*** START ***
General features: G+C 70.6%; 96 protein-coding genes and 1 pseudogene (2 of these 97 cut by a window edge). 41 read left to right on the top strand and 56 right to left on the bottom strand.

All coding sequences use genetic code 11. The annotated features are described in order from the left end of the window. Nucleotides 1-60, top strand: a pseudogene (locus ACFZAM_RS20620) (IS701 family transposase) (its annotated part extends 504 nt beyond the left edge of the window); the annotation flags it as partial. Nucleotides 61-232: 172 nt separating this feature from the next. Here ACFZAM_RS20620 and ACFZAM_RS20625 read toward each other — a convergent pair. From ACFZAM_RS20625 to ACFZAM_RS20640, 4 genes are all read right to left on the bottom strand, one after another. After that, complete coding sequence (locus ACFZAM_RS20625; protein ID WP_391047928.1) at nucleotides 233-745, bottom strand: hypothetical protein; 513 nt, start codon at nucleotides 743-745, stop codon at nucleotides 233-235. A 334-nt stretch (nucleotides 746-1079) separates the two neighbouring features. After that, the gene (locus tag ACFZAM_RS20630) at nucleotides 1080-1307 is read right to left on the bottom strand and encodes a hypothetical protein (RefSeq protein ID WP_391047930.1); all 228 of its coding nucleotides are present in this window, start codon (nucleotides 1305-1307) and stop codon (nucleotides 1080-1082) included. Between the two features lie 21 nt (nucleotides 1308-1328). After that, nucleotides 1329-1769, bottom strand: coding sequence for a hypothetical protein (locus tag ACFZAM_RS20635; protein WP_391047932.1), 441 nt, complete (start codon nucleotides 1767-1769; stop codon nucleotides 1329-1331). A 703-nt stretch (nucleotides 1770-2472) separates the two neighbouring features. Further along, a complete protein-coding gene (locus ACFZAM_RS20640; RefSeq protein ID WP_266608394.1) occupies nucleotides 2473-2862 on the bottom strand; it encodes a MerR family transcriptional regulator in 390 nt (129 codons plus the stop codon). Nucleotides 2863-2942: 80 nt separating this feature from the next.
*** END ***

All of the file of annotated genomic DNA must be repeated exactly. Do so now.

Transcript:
General features: G+C 70.6%; 96 protein-coding genes and 1 pseudogene (2 of these 97 cut by a window edge). 41 read left to right on the top strand and 56 right to left on the bottom strand.

All coding sequences use genetic code 11. The annotated features are described in order from the left end of the window. Nucleotides 1-60, top strand: a pseudogene (locus ACFZAM_RS20620) (IS701 family transposase) (its annotated part extends 504 nt beyond the left edge of the window); the annotation flags it as partial. Nucleotides 61-232: 172 nt separating this feature from the next. Here ACFZAM_RS20620 and ACFZAM_RS20625 read toward each other — a convergent pair. From ACFZAM_RS20625 to ACFZAM_RS20640, 4 genes are all read right to left on the bottom strand, one after another. After that, complete coding sequence (locus ACFZAM_RS20625; protein ID WP_391047928.1) at nucleotides 233-745, bottom strand: hypothetical protein; 513 nt, start codon at nucleotides 743-745, stop codon at nucleotides 233-235. A 334-nt stretch (nucleotides 746-1079) separates the two neighbouring features. After that, the gene (locus tag ACFZAM_RS20630) at nucleotides 1080-1307 is read right to left on the bottom strand and encodes a hypothetical protein (RefSeq protein ID WP_391047930.1); all 228 of its coding nucleotides are present in this window, start codon (nucleotides 1305-1307) and stop codon (nucleotides 1080-1082) included. Between the two features lie 21 nt (nucleotides 1308-1328). After that, nucleotides 1329-1769, bottom strand: coding sequence for a hypothetical protein (locus tag ACFZAM_RS20635; protein WP_391047932.1), 441 nt, complete (start codon nucleotides 1767-1769; stop codon nucleotides 1329-1331). A 703-nt stretch (nucleotides 1770-2472) separates the two neighbouring features. Further along, a complete protein-coding gene (locus ACFZAM_RS20640; RefSeq protein ID WP_266608394.1) occupies nucleotides 2473-2862 on the bottom strand; it encodes a MerR family transcriptional regulator in 390 nt (129 codons plus the stop codon). Nucleotides 2863-2942: 80 nt separating this feature from the next.